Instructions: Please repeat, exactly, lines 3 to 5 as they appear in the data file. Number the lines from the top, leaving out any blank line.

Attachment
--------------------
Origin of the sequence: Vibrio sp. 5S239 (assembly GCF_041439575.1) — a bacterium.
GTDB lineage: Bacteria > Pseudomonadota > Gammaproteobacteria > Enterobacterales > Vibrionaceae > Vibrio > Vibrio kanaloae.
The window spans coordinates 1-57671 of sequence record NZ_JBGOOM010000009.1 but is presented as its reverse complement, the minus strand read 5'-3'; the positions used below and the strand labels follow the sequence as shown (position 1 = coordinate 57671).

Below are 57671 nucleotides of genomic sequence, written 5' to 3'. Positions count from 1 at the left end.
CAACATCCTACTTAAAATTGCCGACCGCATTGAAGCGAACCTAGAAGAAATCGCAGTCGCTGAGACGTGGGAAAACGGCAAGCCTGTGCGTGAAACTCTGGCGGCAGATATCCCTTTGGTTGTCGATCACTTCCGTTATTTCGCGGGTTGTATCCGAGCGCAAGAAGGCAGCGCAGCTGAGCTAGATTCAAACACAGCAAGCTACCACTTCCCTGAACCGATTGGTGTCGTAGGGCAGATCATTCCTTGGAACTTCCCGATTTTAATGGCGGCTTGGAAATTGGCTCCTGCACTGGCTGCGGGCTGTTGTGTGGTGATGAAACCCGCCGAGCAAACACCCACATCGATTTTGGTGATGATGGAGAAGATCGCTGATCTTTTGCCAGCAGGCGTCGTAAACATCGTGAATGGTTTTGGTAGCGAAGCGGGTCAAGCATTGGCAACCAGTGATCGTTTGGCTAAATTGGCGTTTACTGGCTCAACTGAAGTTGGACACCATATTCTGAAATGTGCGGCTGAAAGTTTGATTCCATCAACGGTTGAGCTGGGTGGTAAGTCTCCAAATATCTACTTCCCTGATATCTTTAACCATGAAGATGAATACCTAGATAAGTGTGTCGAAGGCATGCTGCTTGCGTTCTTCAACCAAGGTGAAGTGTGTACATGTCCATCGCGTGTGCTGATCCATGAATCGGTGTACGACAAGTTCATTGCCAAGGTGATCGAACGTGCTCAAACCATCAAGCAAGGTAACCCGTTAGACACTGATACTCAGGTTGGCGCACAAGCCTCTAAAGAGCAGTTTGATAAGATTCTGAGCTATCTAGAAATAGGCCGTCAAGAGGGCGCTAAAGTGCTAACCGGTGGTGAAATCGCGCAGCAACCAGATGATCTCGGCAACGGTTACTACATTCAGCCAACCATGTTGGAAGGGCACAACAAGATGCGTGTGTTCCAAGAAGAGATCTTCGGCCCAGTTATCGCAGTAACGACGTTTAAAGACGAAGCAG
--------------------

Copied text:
The window spans coordinates 1-57671 of sequence record NZ_JBGOOM010000009.1 but is presented as its reverse complement, the minus strand read 5'-3'; the positions used below and the strand labels follow the sequence as shown (position 1 = coordinate 57671).

Below are 57671 nucleotides of genomic sequence, written 5' to 3'. Positions count from 1 at the left end.
CAACATCCTACTTAAAATTGCCGACCGCATTGAAGCGAACCTAGAAGAAATCGCAGTCGCTGAGACGTGGGAAAACGGCAAGCCTGTGCGTGAAACTCTGGCGGCAGATATCCCTTTGGTTGTCGATCACTTCCGTTATTTCGCGGGTTGTATCCGAGCGCAAGAAGGCAGCGCAGCTGAGCTAGATTCAAACACAGCAAGCTACCACTTCCCTGAACCGATTGGTGTCGTAGGGCAGATCATTCCTTGGAACTTCCCGATTTTAATGGCGGCTTGGAAATTGGCTCCTGCACTGGCTGCGGGCTGTTGTGTGGTGATGAAACCCGCCGAGCAAACACCCACATCGATTTTGGTGATGATGGAGAAGATCGCTGATCTTTTGCCAGCAGGCGTCGTAAACATCGTGAATGGTTTTGGTAGCGAAGCGGGTCAAGCATTGGCAACCAGTGATCGTTTGGCTAAATTGGCGTTTACTGGCTCAACTGAAGTTGGACACCATATTCTGAAATGTGCGGCTGAAAGTTTGATTCCATCAACGGTTGAGCTGGGTGGTAAGTCTCCAAATATCTACTTCCCTGATATCTTTAACCATGAAGATGAATACCTAGATAAGTGTGTCGAAGGCATGCTGCTTGCGTTCTTCAACCAAGGTGAAGTGTGTACATGTCCATCGCGTGTGCTGATCCATGAATCGGTGTACGACAAGTTCATTGCCAAGGTGATCGAACGTGCTCAAACCATCAAGCAAGGTAACCCGTTAGACACTGATACTCAGGTTGGCGCACAAGCCTCTAAAGAGCAGTTTGATAAGATTCTGAGCTATCTAGAAATAGGCCGTCAAGAGGGCGCTAAAGTGCTAACCGGTGGTGAAATCGCGCAGCAACCAGATGATCTCGGCAACGGTTACTACATTCAGCCAACCATGTTGGAAGGGCACAACAAGATGCGTGTGTTCCAAGAAGAGATCTTCGGCCCAGTTATCGCAGTAACGACGTTTAAAGACGAAGCAG